Saturday, July 2, 2016
The Great White Shark Scientist, words by Sy Montgomery and photographs by Keith Ellenbogen. Houghton Mifflin Harcourt, Raincoast. 2016. $26.99 ages 10 and up
I have long touted the Scientists in the Field series as a set of books that deserve space and attention. There are now more than forty of them, each affording both kids and adults a chance to learn a great deal about a wide variety of creatures. The scientists who give their lives to studying them are amazing people. Their work is admirable and helps to change the way that people of the world think about the environment and the protection of their remarkable subjects.
Since it's SHARK WEEK on the Discovery Channel, and because I recently posted a book of new shark poetry, I thought I would suggest this book to add to your list for purchase. Dr. Greg Skomal and his team have much to share about those ocean creatures who strike fear in the hearts of many. Greg has been studying sharks for thirty-nine years, and his favorite is the great white:
"Great whites are not at all what people say about them," Greg stresses. "They're not hyper, all curmudgeonly and angry and wanting to kill something. They're not like that at all! I've never met one like that. They're laid back. They're calm. They're beautiful."
Many others would take an opposing view ... likely skewed by movies such as Jaws. Greg's chance to study only the great whites is the focus of Sy Montgomery's new addition to this eye-opening, absorbing scientific series. She describes the seven days with shark specialists, beginning July 8 and ending the following January 6. As she has done so often, Ms. Montgomery writes in a conversational tone that draws her audience to the information she is sharing, and the care taken by the scientists whose work she describes. She, too, wants to understand these much-maligned creatures, and to paint a picture of their beauty from a scientist's perspective ... and she does it in spades. She even gets in a shark cage with biologist Erick Higuera and is astonished at the calm she feels when the sharks are close by.
Keith Ellenbogen’s clear photographs perfectly accompany the text, showing shots of the crew members as they go about the business of their days, views of the water from the boat and from a plane, and the abundant aquatic life that surrounds them.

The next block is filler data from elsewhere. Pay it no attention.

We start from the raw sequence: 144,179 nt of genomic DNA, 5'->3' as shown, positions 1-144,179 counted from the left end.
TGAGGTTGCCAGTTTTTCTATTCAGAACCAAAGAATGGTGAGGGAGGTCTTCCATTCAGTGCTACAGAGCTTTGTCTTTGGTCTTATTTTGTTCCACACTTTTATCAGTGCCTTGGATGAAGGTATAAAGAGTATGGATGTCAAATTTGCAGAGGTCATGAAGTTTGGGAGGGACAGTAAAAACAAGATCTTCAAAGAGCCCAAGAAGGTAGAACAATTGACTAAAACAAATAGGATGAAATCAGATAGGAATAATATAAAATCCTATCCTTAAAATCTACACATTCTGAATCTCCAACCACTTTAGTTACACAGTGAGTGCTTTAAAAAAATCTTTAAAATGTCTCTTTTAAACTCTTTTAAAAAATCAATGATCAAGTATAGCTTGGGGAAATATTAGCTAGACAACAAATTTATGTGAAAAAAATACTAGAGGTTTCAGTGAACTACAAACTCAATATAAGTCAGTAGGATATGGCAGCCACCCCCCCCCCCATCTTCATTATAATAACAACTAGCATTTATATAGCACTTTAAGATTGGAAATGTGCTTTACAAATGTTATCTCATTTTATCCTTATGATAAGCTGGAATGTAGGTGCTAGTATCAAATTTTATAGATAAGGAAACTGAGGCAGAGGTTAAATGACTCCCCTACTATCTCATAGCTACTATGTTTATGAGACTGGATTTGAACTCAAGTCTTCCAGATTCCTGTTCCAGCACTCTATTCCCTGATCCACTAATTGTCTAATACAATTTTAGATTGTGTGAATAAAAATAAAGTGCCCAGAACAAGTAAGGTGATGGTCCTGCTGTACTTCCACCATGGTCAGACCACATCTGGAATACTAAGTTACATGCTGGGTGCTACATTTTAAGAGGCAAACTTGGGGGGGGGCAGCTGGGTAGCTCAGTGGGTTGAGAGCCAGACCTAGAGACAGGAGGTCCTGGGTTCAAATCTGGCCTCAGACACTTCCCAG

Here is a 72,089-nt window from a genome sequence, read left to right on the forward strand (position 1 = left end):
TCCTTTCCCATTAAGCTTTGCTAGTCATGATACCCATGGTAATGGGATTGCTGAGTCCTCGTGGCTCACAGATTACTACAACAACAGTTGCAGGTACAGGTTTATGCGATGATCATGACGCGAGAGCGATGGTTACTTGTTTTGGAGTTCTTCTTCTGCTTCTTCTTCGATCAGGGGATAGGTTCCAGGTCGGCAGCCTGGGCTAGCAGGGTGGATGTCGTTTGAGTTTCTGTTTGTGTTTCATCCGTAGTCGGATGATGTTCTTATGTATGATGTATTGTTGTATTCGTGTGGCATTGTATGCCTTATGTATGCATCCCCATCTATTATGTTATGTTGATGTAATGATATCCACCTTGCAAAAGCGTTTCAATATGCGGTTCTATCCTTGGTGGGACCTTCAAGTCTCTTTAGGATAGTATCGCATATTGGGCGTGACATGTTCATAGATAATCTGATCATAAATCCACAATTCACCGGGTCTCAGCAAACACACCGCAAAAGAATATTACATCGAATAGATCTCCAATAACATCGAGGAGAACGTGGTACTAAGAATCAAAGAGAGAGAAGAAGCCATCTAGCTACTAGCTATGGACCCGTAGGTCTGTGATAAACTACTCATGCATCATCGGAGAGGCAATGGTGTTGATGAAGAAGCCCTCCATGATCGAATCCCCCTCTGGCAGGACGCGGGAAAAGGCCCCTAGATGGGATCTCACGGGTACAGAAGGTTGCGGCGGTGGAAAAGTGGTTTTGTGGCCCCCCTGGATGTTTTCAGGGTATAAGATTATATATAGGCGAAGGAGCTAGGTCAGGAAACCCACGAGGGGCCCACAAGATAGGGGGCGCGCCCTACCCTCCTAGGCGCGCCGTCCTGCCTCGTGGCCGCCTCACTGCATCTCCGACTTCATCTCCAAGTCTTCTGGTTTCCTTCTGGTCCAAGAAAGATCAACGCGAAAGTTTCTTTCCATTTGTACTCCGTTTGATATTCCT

By knowing more about the great white shark, we learn more about their importance to the ocean itself. Greg Skomal is living the dream for all young shark enthusiasts! His work will hopefully help to estimate the population and their territorial range, by tagging these sharks off the coast of Cape Cod. As the great whites come back from near extinction, they will learn how and why that is happening. Why do we need to save them? You will have a very clear picture of the answers when you share this book with your children at home and at school. It is a fascinating and informative readaloud.
Ms. Montgomery pairs scientific fact with much that will intrigue and surprise her readers ... "Annual average number of people killed by sharks of all species yearly, worldwide: about 11. Number of sharks of all species killed by people yearly, worldwide: 100 million. Also: Chance of a person being killed by a shark: 1 in 37 million. Chance of a person dying from the flu: 1 in 63. Think on those statistics for a few moments.
Back matter includes resources, a section about being Shark Smart, a bibliography, Shark Maps, a list of web searches that will provide further information, and an index.
I thought this was a very enjoyable interview: